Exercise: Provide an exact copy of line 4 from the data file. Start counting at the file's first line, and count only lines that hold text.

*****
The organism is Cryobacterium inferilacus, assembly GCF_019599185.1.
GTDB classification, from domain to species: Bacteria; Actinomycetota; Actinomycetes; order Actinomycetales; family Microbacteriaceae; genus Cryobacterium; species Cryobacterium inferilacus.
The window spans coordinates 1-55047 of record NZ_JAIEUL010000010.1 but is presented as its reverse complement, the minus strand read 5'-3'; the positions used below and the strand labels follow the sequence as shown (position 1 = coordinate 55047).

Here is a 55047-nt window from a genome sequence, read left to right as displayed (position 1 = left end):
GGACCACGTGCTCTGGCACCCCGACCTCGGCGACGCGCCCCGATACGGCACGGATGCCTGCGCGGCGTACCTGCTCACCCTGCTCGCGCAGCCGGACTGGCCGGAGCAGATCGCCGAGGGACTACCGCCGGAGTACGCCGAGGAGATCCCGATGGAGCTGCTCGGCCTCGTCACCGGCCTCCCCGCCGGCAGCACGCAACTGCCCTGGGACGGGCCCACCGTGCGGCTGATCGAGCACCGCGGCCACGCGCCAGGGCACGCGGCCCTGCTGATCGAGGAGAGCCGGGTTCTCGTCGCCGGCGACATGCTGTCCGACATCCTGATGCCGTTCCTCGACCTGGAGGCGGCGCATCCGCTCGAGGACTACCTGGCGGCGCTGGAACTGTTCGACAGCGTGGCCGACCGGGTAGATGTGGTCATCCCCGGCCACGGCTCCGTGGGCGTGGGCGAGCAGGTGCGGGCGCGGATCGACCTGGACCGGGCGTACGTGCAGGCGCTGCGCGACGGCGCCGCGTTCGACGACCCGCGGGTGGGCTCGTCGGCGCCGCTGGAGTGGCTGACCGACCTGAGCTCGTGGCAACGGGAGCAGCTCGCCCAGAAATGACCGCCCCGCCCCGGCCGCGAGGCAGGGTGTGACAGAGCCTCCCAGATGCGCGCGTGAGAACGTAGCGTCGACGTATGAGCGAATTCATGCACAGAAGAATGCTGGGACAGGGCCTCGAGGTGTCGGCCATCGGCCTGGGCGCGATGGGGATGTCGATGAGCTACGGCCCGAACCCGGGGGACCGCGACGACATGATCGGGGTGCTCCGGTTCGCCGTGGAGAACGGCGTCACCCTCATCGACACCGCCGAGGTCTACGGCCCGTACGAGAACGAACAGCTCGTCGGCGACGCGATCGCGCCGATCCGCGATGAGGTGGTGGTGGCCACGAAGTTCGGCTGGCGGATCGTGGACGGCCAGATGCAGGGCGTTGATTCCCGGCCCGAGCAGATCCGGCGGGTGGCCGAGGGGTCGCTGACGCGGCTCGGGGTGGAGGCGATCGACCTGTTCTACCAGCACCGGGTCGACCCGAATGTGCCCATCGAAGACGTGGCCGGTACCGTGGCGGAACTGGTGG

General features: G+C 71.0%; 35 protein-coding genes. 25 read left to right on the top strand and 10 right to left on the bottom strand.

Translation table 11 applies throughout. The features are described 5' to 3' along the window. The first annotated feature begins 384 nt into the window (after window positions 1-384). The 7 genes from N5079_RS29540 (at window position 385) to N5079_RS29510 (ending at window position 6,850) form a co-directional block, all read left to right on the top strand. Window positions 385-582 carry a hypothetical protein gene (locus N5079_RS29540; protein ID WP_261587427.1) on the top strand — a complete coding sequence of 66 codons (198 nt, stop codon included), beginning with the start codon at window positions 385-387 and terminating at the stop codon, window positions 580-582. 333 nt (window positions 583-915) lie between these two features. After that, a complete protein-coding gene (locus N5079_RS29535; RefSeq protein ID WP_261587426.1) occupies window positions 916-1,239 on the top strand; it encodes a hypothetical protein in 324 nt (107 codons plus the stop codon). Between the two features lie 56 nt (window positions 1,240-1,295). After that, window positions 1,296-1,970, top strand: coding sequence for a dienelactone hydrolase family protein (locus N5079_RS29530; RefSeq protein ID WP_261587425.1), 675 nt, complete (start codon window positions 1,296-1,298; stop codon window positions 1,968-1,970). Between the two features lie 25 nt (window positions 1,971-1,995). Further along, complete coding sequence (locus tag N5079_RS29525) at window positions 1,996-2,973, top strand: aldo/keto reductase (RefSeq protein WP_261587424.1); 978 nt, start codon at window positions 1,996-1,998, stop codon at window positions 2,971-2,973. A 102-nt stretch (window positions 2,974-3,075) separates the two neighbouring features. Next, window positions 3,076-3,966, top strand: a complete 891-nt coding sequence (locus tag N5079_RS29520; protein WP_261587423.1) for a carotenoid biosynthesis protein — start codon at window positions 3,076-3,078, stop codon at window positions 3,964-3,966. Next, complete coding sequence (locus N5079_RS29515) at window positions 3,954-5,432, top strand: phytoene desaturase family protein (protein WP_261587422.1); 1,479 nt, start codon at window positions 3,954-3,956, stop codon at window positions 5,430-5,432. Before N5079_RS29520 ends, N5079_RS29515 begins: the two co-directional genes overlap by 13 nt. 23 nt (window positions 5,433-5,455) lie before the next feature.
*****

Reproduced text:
Here is a 55047-nt window from a genome sequence, read left to right as displayed (position 1 = left end):